Helena Schrader's Historical Fiction

My biographical novel of Balian d'Ibelin in three parts is complete, but the saga continues. Follow me to Cyprus, where Lusignans and Ibelins struggle to put down a rebellion and establish a durable state. Watch for excerpts and updates here.

Friday, October 9, 2015

A Convenient Truce: An Excerpt from "Defender of Jerusalem"


When the Christians were safely out of hearing, al-Afdal protested hotly, “Ibn Barzan insulted you.”

“How?”

“By referring to the murder of Shawar!”

“Never be offended by reference to your deeds,” the Sultan advised his son. “To take offense is to suggest regret. I do not regret killing Shawar. He had lost his utility to us, and his murder paved the way for the reunification of Islam. Do you mean to suggest it is not a good thing that the heretical Fatimid caliphate has been destroyed?”

“Of course not!” al-Afdal protested. “But the Christian meant it as an insult.”

“That is his problem.” The Sultan dismissed the matter, adding, “I liked him.” 

Farrukh-Shah protested with a look of distaste, “Ibn Barzan lacks subtlety.”

“Subtlety? Perhaps, but diplomacy does not consist of deceit, but rather in the art of finding common ground. In this case it is in both our interests to stop fighting for a bit. A truce is not a peace—and ibn Barzan knows that as well as I do. Ibn Barzan is an honest man, and precisely because he did not try to flatter me or pretend to be my friend, I trust him.”

“You think, then, that the Christians are united behind this boy king?” al-Adil asked skeptically.

“I think they are—because he is the lowest common denominator. It would seem that none of the other barons are man enough to put the boy aside.” It was obvious to his brother, son, and nephew that Salah ad-Din was making a disparaging comparison between his own willingness to set aside Nur ad-Din’s rightful heir and the reluctance of the Christians to depose Baldwin V. “I thought at first that Ramla was such a man—that he would take revenge on Guy de Lusignan for the dishonor of stealing his bride—but you saw ibn Barzan’s reaction. Ramla may hate Lusignan, but he does not have sufficient support among his peers to actually hold on to the throne if he were to set aside this boy and his stepfather Lusignan.”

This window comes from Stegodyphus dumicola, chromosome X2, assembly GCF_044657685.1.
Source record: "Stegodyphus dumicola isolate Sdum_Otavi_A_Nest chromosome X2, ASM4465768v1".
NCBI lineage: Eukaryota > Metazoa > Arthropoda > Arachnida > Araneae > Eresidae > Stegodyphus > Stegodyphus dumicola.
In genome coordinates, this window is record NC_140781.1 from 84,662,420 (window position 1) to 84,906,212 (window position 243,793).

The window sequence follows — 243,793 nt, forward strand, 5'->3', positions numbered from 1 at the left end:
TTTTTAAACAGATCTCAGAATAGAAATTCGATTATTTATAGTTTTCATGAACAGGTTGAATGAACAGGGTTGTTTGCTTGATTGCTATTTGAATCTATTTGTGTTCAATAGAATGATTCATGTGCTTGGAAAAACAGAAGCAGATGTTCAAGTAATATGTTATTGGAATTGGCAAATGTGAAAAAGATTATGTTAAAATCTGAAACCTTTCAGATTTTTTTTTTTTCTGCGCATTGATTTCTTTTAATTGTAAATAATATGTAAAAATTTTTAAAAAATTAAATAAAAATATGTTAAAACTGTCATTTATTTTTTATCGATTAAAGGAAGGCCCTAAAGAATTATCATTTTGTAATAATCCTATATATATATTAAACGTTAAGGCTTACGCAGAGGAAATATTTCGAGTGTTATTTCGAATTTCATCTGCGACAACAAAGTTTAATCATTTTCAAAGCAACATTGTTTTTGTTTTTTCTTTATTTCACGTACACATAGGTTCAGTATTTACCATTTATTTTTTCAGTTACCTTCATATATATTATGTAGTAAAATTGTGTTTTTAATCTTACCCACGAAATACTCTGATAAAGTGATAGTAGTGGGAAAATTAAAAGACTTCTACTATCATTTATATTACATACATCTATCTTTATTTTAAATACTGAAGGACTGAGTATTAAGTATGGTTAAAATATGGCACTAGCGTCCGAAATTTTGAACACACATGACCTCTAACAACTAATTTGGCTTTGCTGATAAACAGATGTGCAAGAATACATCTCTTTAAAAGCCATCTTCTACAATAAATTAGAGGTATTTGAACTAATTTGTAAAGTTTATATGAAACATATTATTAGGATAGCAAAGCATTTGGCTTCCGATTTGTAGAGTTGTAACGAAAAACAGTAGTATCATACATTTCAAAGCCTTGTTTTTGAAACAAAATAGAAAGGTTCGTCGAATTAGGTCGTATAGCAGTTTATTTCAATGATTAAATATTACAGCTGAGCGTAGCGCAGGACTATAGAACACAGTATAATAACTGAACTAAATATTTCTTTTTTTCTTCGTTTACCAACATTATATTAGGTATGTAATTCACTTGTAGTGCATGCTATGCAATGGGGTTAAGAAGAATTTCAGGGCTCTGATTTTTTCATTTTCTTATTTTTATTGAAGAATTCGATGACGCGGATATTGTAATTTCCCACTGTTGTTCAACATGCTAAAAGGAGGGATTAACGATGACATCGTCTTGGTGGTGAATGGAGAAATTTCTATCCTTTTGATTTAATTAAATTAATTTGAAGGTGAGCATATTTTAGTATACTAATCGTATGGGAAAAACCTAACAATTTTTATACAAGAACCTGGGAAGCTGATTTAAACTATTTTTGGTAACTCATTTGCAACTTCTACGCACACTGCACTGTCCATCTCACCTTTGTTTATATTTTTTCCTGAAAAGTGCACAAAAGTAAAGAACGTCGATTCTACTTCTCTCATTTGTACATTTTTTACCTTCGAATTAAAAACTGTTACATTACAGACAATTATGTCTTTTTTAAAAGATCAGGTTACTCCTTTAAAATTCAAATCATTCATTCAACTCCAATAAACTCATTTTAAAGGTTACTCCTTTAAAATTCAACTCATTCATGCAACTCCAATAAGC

“Who is there to oppose him?” Farrukh-Shah asked. “Tripoli and Antioch are his friends.”

“Yes,” Salah ad-Din admitted, “but Oultrejourdain is his rival. And then there are the Templars. I’ve heard they now back Guy de Lusignan. If so, that changes the balance of power in Jerusalem. Don’t forget these Christian fanatics have access to enormous resources in the West, and they can deploy as many knights as the entire Kingdom. It is significant that the Hospitaller Master was sent to make peace with us, but the Templar Master was not in the party.”

“You would have been even less willing to receive him!” Farrukh-Shah pointed out.

Salah ad-Din laughed. “Of course—and it would have given me greater pleasure to refuse him. But the fact that he was not sent says a great deal. In the past, both Masters were sent on embassies.”

“I have heard rumors that the new Grand Master hates Tripoli,” Farrukh-Shah insisted.

“Good. Then your spies tell you the same thing that my spies tell me,” Salah ad-Din told his nephew pointedly.

“So this is where the Kingdom starts to crack?” Al-Adil suggested uncertainly.

“Maybe, but ibn Barzan is right: it has not cracked yet. Furthermore, our harvests have been poorer than theirs. We have bread riots; they do not. We have Mosul to contend with; they have only supporters in their rear. We have little to gain by attacking now, and waiting is likely to be more to our advantage than theirs.”

“So you will give them a truce?”

“I think four years should be about right.”

The others nodded in agreement. It would not be such a bad thing, after all, to have time to see to their own affairs. 


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